When the President wants to wage a war somewhere, he just does it, and no one bats an eye. But for the first time in a very long time, as opposed to escalating tensions, invading, and bombing somewhere, a US president is proposing to deescalate a situation and establish peace somewhere.
That’s a major thing in and of itself. But that’s not alright in the minds of US congressmen, who are concerned that a peace arrangement might be brokered with North Korea if Trump withdraws American troops from the Korean peninsula.
Due to this worry, predicated on the reality that they simply don’t trust Trump at his word, quite openly, they are drafting up some legislation, in both houses, that would bind the president’s hands in order to prevent any meaningful reduction or removal of US military presence in Korea.
ABC News reports:
A pair of Senate Democrats introduced a bill Wednesday that would prevent President Donald Trump from unilaterally drawing down the American troop presence on the Korean peninsula – not necessarily because he’s said he will, but because they don’t want to rely on his word that he won’t.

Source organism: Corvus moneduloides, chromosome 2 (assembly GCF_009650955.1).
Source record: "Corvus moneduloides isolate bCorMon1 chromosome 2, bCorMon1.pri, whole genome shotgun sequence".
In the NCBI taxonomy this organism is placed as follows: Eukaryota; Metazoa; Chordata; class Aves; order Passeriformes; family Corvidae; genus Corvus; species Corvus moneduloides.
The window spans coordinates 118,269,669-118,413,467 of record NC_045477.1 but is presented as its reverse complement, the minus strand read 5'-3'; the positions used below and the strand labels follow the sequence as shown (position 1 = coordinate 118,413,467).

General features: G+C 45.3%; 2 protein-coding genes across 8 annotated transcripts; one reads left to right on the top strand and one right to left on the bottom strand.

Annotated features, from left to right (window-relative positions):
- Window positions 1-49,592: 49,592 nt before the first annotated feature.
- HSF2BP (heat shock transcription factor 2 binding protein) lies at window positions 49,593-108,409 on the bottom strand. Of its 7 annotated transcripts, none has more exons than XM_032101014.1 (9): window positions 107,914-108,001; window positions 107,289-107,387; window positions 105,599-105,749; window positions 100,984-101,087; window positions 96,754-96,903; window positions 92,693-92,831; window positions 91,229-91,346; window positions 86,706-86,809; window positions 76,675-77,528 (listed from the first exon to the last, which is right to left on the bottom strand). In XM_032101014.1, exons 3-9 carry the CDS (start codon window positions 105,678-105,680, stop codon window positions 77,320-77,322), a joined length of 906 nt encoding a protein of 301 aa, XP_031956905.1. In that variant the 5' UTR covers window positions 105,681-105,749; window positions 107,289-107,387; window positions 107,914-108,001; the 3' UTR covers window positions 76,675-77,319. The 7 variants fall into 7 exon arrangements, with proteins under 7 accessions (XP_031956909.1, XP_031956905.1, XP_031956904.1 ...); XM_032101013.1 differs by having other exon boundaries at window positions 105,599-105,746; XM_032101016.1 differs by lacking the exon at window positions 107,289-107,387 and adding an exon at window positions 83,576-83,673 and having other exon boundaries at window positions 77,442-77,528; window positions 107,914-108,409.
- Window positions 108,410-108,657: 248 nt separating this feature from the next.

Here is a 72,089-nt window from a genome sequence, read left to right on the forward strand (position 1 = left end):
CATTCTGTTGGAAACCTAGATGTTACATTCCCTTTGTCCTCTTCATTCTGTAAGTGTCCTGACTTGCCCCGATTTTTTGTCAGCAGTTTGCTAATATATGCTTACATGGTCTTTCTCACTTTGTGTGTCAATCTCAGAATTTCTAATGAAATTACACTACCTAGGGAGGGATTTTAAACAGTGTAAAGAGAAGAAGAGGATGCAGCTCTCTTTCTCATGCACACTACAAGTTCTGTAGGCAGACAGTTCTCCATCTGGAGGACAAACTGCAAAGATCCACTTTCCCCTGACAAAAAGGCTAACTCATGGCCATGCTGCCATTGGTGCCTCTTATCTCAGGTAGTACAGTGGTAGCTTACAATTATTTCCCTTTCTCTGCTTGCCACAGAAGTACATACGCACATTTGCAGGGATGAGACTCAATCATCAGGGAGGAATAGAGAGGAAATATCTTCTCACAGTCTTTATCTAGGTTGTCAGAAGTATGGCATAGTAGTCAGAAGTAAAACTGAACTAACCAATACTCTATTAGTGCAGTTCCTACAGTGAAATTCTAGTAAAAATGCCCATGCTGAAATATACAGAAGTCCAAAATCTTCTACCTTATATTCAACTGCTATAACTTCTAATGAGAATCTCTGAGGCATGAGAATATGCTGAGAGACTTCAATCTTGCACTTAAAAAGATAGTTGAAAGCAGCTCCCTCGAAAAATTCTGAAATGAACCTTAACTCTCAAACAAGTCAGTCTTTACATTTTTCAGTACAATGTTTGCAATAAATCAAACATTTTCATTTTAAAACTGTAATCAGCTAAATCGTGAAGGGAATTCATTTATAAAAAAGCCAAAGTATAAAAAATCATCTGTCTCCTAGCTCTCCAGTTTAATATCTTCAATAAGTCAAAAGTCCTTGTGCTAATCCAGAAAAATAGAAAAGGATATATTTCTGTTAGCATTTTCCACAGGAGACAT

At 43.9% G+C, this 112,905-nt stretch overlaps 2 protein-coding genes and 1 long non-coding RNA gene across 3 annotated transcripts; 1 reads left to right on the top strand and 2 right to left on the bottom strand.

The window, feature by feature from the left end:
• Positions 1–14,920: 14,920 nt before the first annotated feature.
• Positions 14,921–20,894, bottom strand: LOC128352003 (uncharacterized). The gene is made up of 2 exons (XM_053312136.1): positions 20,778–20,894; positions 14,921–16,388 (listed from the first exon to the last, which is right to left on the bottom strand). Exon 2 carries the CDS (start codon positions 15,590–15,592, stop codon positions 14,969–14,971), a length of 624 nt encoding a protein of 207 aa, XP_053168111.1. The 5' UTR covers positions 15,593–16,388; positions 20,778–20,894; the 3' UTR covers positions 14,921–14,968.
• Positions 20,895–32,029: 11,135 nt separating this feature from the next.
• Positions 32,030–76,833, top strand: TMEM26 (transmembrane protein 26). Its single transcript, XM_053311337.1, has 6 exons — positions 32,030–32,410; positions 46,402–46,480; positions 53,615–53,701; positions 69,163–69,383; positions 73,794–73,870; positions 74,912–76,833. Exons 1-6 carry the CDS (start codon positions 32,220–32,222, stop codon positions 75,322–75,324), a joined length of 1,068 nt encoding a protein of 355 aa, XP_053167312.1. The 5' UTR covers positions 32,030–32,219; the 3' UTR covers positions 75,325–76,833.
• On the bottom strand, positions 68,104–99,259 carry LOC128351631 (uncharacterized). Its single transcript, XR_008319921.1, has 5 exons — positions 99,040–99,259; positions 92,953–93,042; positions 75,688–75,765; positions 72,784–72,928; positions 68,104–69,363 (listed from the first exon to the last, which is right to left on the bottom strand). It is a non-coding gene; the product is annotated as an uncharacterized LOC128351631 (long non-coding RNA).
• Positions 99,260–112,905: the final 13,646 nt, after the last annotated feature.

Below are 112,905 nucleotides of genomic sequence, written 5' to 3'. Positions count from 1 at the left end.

Other measures that also tie the president’s hands, but don’t go as far, are already closer to being passed as part of an essential military policy bill.
The new legislation, from Sens. Chris Murphy, D-Conn., and Tammy Duckworth, D-Ill., would prevent Trump from withdrawing troops from South Korea unless the secretary of defense says it’s in the interest of national security and that it would not undermine the security of allies in the region.
“U.S. troops are not bargaining chips to be offered up in an off-handed manner,” Duckworth said in a statement.
During his summit with North Korean dictator Kim Jong Un, Trump announced the U.S. would be ending large-scale annual military exercises conducted with South Korea but insisted that the status of the 28,500 American soldiers on the peninsula is not up for negotiation.